Ahmed Marcouch was van 2006 tot 2010 bestuurder van stadsdeel Slotervaart in Amsterdam.
Voor zijn komst, waren Marokkaanse criminelen in een deel van Slotervaart - de Mondriaanbuurt - zelfs elkaars moeders aan het beroven. De politie had zich vrijwel volledig teruggetrokken uit deze buurt, waar ook de moslimradicalen Samir A. en Mohammed B., de moordenaar van Theo van Gogh, opgroeiden.
Uit politie-onderzoek, in opdracht van de Dienst Openbare Orde & Veiligheid, bleek al in 2000 dat alle Marokkaanse jongens tussen de 12 en de 24 jaar in deze buurt met één of meer processen-verbaal in de politiebestanden voorkwamen. Een deel van de ouders was medeplichtig aan de misdaden van hun zonen.
De Mondriaanbuurt was een achterstandswijk, waar de situatie wel heel erg uit de hand was gelopen. Maar overal in Nederland zijn er wijken hard op weg een Mondriaanbuurt te worden of zijn het al.
Dit falen van politie en bestuur heeft een enorme impact op de welwillende bewoners. Ze voelen dat ze alleen staan en geen rugdekking krijgen, omdat ze gewoon zeker weten dat er weer niets zal veranderen aan hun ellendige situatie. Aan de andere kant zien ze dat het schorem steeds met alles wegkomt.
Ahmed Marcouch was jarenlang één van de weinige bestuurders die met een enorme ambitie en daadkracht probeerde het tij te keren en concrete successen boekte bij de aanpak van criminaliteit en overlast in zijn stadsdeel.
Lees het verhaal over zijn strijd, de analyse van de oorzaken van de hardnekkige problemen in deze wijken en de oplossingen.
Sukarno - a biography is the first English language biography on Sukarno (1901-1970) - the founding father and first president of Indonesia. The book is both a biography of Sukarno and an account of the birth and ascent of the state of Indonesia. The author reveals many little-known facts and events. He makes the reader realize that to understand the character of its first president is to understand today's Indonesia..
Sukarno was born in 1901 as the son of a schoolteacher in a country that had been a Dutch colony for almost three centuries. For most of his life, he was a subject of The Netherlands, at least formally. Although he never set foot in The Netherlands, towards the end of his life, he could still recite the names of all the Frisian waterways, or all the train stations between major Dutch towns. Sukarno once confessed that he dreamt, prayed, and swore in Dutch. But he loathed the colonizer. As soon as he became the president, he banned the speaking of Dutch.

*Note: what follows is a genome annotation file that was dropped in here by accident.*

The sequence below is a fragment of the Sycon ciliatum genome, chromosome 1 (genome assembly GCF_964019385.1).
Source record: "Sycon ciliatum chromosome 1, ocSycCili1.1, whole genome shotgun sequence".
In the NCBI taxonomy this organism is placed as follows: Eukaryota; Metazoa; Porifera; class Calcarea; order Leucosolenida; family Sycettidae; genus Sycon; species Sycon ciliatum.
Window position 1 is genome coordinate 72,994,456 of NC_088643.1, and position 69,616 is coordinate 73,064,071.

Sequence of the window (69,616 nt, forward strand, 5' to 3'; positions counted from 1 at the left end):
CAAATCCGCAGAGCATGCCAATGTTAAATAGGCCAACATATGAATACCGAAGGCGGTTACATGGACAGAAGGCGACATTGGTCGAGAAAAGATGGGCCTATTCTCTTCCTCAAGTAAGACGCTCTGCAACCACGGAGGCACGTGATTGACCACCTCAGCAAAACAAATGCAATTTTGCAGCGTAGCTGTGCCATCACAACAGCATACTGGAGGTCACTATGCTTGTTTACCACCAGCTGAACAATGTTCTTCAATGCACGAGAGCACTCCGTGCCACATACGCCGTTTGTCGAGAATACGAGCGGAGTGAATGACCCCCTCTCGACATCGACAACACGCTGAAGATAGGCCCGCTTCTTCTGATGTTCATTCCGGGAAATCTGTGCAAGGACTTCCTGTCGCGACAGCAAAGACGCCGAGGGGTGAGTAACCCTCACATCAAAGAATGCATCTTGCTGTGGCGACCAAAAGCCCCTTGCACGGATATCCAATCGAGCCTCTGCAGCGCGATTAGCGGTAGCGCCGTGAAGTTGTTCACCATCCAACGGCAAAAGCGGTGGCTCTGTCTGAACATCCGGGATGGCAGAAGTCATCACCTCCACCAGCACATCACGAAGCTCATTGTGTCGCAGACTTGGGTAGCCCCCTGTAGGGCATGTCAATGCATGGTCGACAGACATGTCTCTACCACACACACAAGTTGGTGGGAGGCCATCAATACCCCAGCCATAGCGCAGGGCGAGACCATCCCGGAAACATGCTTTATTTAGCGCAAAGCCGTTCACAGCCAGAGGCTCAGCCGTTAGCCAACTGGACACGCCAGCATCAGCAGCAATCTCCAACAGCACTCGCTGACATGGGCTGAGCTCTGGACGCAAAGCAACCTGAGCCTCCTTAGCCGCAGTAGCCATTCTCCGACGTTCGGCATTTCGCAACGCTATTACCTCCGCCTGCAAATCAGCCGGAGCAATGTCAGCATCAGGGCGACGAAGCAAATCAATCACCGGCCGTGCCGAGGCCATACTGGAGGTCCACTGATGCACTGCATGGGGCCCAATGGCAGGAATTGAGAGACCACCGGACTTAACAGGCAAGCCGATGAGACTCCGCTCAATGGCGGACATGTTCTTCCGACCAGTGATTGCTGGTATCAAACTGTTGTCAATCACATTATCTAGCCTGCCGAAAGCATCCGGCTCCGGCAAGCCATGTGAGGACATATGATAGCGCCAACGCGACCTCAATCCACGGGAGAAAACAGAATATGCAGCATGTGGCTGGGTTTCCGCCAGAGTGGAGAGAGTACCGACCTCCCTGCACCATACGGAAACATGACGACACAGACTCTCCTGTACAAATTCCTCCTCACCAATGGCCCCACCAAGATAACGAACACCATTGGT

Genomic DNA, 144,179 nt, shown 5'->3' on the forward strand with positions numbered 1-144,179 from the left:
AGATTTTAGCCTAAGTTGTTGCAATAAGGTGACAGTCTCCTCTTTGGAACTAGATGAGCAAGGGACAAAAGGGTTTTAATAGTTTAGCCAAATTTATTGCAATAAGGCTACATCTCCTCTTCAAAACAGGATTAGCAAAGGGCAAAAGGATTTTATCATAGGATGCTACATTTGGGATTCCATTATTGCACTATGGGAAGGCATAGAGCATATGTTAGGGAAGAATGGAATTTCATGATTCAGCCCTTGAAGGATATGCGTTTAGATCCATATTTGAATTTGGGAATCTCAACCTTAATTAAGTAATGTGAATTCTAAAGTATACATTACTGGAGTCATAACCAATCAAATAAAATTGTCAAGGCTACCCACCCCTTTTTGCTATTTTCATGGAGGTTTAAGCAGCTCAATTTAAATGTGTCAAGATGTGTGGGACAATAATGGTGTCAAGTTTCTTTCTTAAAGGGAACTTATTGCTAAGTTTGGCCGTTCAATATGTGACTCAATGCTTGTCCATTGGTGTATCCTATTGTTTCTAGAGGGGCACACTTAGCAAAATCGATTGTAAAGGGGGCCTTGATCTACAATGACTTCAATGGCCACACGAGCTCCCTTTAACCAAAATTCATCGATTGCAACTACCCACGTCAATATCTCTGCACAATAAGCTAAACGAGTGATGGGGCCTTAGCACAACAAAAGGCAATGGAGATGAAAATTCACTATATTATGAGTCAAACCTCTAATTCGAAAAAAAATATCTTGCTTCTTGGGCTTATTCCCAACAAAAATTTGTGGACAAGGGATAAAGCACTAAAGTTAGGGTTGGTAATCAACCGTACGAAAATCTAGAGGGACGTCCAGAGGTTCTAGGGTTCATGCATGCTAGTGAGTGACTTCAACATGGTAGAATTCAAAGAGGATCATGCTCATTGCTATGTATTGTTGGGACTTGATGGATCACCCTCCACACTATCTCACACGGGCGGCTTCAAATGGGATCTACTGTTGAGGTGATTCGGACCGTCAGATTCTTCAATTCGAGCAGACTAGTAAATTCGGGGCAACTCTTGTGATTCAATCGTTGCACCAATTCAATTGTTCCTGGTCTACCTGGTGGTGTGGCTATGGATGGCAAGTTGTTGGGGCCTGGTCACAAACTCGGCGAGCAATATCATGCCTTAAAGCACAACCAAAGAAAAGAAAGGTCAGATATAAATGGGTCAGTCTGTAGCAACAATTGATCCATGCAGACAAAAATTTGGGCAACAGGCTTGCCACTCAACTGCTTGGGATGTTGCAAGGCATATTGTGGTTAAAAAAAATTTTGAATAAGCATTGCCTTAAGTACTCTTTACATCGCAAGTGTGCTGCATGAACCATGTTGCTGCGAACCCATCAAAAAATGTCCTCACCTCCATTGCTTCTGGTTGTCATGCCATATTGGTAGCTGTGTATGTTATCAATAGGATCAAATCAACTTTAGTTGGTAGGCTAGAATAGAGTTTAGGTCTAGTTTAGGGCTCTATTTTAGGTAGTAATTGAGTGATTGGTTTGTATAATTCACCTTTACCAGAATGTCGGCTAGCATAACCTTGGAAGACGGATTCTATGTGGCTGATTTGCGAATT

His charisma, oratorical talent, intelligence, and ruthlessness eventually allowed this former architecture student to become the leader of the nationalist movement known as Indonesia Merdeka! (which means Indonesia Independent). Although it took another four bloody years until the Dutch would accept Indonesia's independence, for Indonesians today, Merdeka became a reality after August 17 1945.
But the departure of the Dutch in the 1950s didn't mean that president Sukarno was suddenly without enemies. At least four attempts were made on his life between 1957 and 1962. The Indonesian president was convinced that the CIA saw him as a communist threat, and was behind at least one of the assassination attempts.
Today's Indonesia still bears the mark of its first president. Sukarno developed the five pillars of Pancasila (the official philosophical foundation of the Indonesian state): belief in God, nationalism, international humanism, consensus democracy, and social justice. For example, the fifth pillar, social justice, still requires the Indonesian government to allocate a substantial part of the national income to social security provisions such as unemployment, health and disability insurance, as well as pensions.
Sukarno's main constitutional heritage is the fact that Indonesia has become a unitary state. Indonesia is an archipelago that is as wide as the distance between Ireland and the Caucasus; it is the fourth most populous nation in the world. Countries of similar size and diversity all have adopted federal forms of governance. But in Indonesia, federation is still a loaded concept, one that many see as a betrayal of the fight against the colonial power. This attests to how certainly Sukarno will remain a vital part of his nation's history.
About the author
Dr. Lambert J. Giebels (1935-2011) was a Dutch politician and writer who was renowned in the Netherlands for his political biographies. His two-volume biography of Sukarno, written in Dutch, originally consisted of 1,100 pages. The English translation, Sukarno - A biography, is an abridged version of those two volumes. The translation is a collaboration between the Indonesian-American Raden M. Gatot Kusuma Sujanto and Geert van der Linden, a former vice-president of the Asian Development Bank in Manila.